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If you watch Shark Tank, read an article about business, or just find yourself in a conversation with somebody who’s trying to sound smart about business, you’ll undoubtedly hear them use the term “Business Model.”

Textbooks define “Business Model” a lot of different ways, but my favorite was from the late, legendary Peter F. Drucker who said it is simply how the business makes money.

I think that applies to any organization, even if you consider your organization to be a not-for-profit, because even a not-for-profit has to make money in order to survive.

But if the whole “profit” thing ruffles any feathers, how about trying this definition on for size?

“The business model is the means through which the organization accomplishes its purpose.” (I’ve taken to using the word “Purpose” instead of mission in my later years just ’cause I think it’s more powerful).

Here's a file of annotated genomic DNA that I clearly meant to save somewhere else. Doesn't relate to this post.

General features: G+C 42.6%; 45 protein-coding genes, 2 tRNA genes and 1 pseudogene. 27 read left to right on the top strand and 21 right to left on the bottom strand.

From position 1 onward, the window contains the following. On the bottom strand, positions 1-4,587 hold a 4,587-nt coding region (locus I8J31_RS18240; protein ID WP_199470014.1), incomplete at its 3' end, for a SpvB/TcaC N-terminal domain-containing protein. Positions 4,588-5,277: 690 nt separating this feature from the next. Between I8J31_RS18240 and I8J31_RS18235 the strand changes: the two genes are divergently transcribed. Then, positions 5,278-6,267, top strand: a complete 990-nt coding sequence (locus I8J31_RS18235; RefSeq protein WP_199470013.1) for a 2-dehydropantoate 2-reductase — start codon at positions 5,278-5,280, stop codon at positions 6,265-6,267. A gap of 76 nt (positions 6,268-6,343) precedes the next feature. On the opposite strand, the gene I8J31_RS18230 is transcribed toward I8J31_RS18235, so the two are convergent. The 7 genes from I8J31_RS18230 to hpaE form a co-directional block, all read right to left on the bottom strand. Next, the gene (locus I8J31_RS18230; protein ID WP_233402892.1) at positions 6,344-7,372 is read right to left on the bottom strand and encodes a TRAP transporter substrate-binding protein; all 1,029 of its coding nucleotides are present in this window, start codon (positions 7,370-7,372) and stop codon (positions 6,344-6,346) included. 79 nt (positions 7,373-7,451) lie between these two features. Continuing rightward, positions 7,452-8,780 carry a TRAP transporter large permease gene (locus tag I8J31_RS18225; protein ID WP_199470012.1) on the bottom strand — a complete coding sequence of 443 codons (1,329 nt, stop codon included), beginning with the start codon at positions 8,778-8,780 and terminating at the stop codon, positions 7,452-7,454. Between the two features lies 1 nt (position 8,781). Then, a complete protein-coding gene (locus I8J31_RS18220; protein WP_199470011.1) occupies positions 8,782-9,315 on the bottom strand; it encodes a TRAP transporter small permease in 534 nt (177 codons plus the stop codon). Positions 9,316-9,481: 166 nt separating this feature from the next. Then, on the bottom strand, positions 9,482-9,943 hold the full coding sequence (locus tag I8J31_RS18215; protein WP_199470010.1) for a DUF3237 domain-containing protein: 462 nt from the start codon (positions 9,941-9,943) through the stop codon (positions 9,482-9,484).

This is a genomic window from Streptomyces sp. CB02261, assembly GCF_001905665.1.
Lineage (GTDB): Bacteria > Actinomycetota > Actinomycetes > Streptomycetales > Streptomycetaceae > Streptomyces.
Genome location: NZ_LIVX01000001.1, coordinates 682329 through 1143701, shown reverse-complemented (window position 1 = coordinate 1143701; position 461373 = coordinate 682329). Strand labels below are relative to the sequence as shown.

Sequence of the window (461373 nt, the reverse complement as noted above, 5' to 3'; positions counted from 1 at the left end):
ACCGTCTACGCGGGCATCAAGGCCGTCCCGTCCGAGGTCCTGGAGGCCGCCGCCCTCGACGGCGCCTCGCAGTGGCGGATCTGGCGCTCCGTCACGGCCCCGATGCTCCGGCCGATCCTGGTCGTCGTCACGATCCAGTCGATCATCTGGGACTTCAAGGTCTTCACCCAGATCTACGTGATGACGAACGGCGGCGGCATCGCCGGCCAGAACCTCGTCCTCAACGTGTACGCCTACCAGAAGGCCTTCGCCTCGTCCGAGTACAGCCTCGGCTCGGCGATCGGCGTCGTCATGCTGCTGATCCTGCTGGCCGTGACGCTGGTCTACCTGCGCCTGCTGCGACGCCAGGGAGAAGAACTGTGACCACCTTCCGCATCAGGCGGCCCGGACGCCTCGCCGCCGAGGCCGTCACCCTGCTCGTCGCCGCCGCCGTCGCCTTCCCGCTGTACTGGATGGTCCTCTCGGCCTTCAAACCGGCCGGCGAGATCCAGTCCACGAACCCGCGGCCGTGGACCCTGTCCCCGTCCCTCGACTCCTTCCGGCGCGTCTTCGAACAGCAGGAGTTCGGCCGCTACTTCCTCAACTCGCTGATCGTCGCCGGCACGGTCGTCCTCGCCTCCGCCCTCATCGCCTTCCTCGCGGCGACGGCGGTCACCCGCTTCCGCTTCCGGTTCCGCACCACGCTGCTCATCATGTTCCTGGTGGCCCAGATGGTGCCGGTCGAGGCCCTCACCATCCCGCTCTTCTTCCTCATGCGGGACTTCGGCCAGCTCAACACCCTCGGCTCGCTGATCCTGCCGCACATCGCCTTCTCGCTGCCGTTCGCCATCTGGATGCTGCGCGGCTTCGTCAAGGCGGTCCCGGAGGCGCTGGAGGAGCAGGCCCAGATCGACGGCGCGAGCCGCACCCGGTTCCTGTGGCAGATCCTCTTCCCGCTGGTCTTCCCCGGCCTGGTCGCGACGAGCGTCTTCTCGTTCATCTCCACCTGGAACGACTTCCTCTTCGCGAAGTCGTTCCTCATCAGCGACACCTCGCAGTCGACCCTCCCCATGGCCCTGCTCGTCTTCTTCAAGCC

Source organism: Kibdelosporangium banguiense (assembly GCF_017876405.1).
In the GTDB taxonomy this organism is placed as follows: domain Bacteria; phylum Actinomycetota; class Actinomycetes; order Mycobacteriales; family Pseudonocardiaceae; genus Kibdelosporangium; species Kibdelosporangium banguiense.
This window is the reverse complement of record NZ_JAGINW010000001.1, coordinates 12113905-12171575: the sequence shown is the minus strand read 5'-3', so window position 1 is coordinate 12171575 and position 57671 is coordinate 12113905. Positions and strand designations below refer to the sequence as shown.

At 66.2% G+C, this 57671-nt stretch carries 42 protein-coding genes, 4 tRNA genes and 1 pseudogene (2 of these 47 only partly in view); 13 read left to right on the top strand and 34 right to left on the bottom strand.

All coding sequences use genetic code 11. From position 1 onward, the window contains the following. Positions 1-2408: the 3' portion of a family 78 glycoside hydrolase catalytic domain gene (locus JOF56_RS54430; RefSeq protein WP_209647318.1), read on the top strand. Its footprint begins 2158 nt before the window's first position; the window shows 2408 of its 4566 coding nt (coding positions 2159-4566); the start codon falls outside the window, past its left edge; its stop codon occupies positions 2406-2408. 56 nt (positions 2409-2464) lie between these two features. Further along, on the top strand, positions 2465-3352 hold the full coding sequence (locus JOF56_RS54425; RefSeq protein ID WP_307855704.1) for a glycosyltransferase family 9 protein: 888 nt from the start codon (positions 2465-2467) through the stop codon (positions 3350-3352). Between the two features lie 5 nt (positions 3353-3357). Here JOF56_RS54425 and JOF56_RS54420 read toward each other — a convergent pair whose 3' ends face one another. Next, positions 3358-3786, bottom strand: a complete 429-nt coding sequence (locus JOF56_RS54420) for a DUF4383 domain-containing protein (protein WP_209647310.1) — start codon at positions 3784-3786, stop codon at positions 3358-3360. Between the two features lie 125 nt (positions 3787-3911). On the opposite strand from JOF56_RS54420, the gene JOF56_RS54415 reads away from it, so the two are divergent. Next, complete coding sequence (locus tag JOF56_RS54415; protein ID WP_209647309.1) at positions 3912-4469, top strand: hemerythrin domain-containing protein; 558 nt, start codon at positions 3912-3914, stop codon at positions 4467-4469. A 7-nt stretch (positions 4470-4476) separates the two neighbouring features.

The purpose involves stakeholders (customers) and the whole point of the organization is to serve them in some way, so any means of doing that could be considered the business model.

More specifically, you could say the business model is the set of systems used to help the organization achieve its purpose.

To be even more specific, there are three categories of systems: Hard systems, soft systems, and information systems. But that’s a discussion for another time.

Meanwhile, give some consideration to what your business model is all about. The new world we may find ourselves living in going forward will likely require a rethinking of how all of us should tweak, if not retool, our business models.

 

 

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